Carroll Shelby's legacy lives on in new Ford Mustang

The Shelby GT500 is the most powerful street-legal Mustang.

At a time when automakers are building greener sports cars with hybrid engines and electric motors, Ford Motor Co. decided to produce its most powerful -- and quickest -- Mustang in 55 years: The Shelby GT500.

Mustangs that bear the widely recognized Shelby Cobra insignia celebrate the storied history of Carroll Shelby, the visionary Texas car designer and race car driver who is portrayed on the big screen by Matt Damon in the new movie, “Ford v Ferrari.”

Shelby was tapped by Ford in the 1960s to develop high performance Mustangs. The first, a Shelby GT350, debuted in January 1965. Shelby’s partnership extended beyond Mustang; he was in charge of the winning Ford GT40 Mark II that defeated perennial winner and rival Ferrari at the 1966 24 Hours of Le Mans race in France. “Ford v Ferrari” delves into how Shelby and Ken Miles (Christian Bale), a maverick British racer, were brought together to accomplish Ford’s quixotic dream.

Today, Ford produces a limited number of Mustang Shelbys to "maintain that exclusivity and value for the customer," according to Jim Owens, Ford Performance marketing manager and a former employee of the racing legend.

The majority of owners are familiar with Shelby's legacy and are willing to spend a premium on the car, according to Owens.

"The Shelby component is big but the customers also want the best," he said. "These are people who want the biggest, baddest of everything.”

The newest Mustang and third-generation Shelby GT500 is a snarling track monster that makes 760 horsepower and 625 lb.-ft of torque from a 5.2-liter supercharged V8 engine and sprints from 0-60 mph in 3.3 seconds.

"When we were in development of this vehicle, it was about all-out performance on the track," Owens told ABC News at Las Vegas Motor Speedway in October, where media test drives of the GT500 were taking place.

The GT500, which starts at $73,000 versus $27,000 for the standard Mustang, had to be the pinnacle of Mustangs, Owens said: record track times, quick acceleration, graceful cornering and nimble handling. How the GT500 looked was nearly as important as its performance numbers.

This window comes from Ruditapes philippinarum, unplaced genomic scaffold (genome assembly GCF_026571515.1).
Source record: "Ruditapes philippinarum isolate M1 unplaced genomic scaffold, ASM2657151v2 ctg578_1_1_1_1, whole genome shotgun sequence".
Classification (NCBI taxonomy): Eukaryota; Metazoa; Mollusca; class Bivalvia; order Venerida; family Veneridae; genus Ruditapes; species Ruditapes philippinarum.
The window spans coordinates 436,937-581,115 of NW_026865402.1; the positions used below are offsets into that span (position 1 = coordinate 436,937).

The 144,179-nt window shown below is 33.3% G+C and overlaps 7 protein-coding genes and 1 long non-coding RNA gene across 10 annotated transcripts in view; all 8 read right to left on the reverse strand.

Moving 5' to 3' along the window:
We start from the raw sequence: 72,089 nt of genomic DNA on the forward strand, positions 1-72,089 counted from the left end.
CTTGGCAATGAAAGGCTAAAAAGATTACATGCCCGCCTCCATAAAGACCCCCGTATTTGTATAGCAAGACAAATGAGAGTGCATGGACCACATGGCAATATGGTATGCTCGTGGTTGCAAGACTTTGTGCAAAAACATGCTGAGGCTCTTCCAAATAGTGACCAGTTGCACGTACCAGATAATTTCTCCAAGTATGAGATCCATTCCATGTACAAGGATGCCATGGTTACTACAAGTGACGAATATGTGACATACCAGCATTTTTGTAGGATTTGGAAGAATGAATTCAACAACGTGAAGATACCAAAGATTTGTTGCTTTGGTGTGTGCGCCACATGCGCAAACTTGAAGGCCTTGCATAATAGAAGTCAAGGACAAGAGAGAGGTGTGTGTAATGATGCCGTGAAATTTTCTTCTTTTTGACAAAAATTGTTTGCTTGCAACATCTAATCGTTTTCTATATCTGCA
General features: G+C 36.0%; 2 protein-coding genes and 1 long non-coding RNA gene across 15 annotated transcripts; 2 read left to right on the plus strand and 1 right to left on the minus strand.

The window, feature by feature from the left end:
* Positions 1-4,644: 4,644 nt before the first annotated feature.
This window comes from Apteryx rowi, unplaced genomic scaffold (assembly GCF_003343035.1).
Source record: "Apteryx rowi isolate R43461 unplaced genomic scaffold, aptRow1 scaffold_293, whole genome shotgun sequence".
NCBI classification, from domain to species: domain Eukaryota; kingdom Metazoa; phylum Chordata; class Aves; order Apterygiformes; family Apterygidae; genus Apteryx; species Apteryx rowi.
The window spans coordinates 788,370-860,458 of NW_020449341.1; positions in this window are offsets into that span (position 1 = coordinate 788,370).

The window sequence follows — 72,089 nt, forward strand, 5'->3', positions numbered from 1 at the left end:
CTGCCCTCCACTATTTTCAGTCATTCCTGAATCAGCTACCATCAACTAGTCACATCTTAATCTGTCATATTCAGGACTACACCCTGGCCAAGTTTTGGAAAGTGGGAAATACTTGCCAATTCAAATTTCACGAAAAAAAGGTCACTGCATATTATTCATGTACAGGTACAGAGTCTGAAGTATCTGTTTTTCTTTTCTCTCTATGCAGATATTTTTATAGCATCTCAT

“The GT500 was a challenge,” Melvin Betancourt, design manager at Ford, acknowledged to ABC News. “There were a lot of variables.”

Clay models were tested in wind tunnels and subjected to “everything that could have created some sort of drag,” he said.

“The front end is 50% wider than the [Shelby] GT350 because we had to feed that much air for the six heat exchangers that are in front of this car,” he noted.

Betancourt’s team ultimately narrowed down the designs to three choices. The one that visually screamed nearly 800 horsepower was chosen.

“I love the stance of this car,” Betancourt said. “I call it muscular, agile and sexy as hell.”

The Mustang, the best-selling sports car in the U.S., has dominated the global sports car market for nearly five years. Shelbys, however, account for a small percentage of overall sales.

Ford, the No. 2 automaker in the U.S., has also leveraged the popularity of the Mustang in its all-new “Mustang inspired” Mach-E electric SUV that will be unveiled for the first time on Nov. 17.

“Ford purists may say it’s blasphemy to associate the Mustang name with an EV, but it’s smart to use a name that people are already familiar with,” according to Edmunds analyst Jessica Caldwell. “One of the biggest barriers to EV adoption is consumer education, and the Mustang name grabs attention and has a built-in buyer base who will be curious to learn more.”

Mustangs are nearly tied with Corvette as one of the most collected cars by enthusiasts in North America, according to Hagerty’s Jonathan Klinger.

“While some cars only speak to certain generations, the Mustang has cross-generational appeal,” he told ABC News.

The most desirable Shelbys are the 1965 GT350 and GT350R based on Hagerty Price Guide values. The No. 2 value for the standard 1965 Shelby GT350 is $435,000 but jumps to $898,000 for the rare GT350R, Klinger said. A collector scooped up the 1967 Shelby GT500 Super Snake earlier this year for $2.2 million, making it the most expensive Mustang ever to sell at auction.

Klinger expects the newer Shelbys, including the GT350 and GT500, will continue to attract collectors down the road.

“While some Shelby GT500s will see serious track time, most are very well cared for and not used as someone’s primary daily transportation,” he said. “This means there will be high survival rates with many examples being preserved in excellent condition for many years.”

The GT500 and “Ford v Ferrari” movie will likely drum up more excitement for the brawny pony car. Owens said Mustang owners now span six of seven continents, a major feat for Ford since Mustangs were only sold in North America and the Middle East until 2015.

Betancourt, who has been a fan ever since his father brought home a 1970 Mustang Boss 302, said he already has visions for the next GT500: “A monster beast.”

Will this “beast” succumb to the latest automotive trends?

“We have not started sketching an all-electric Mustang,” he said. “But we can’t say it will never happen.”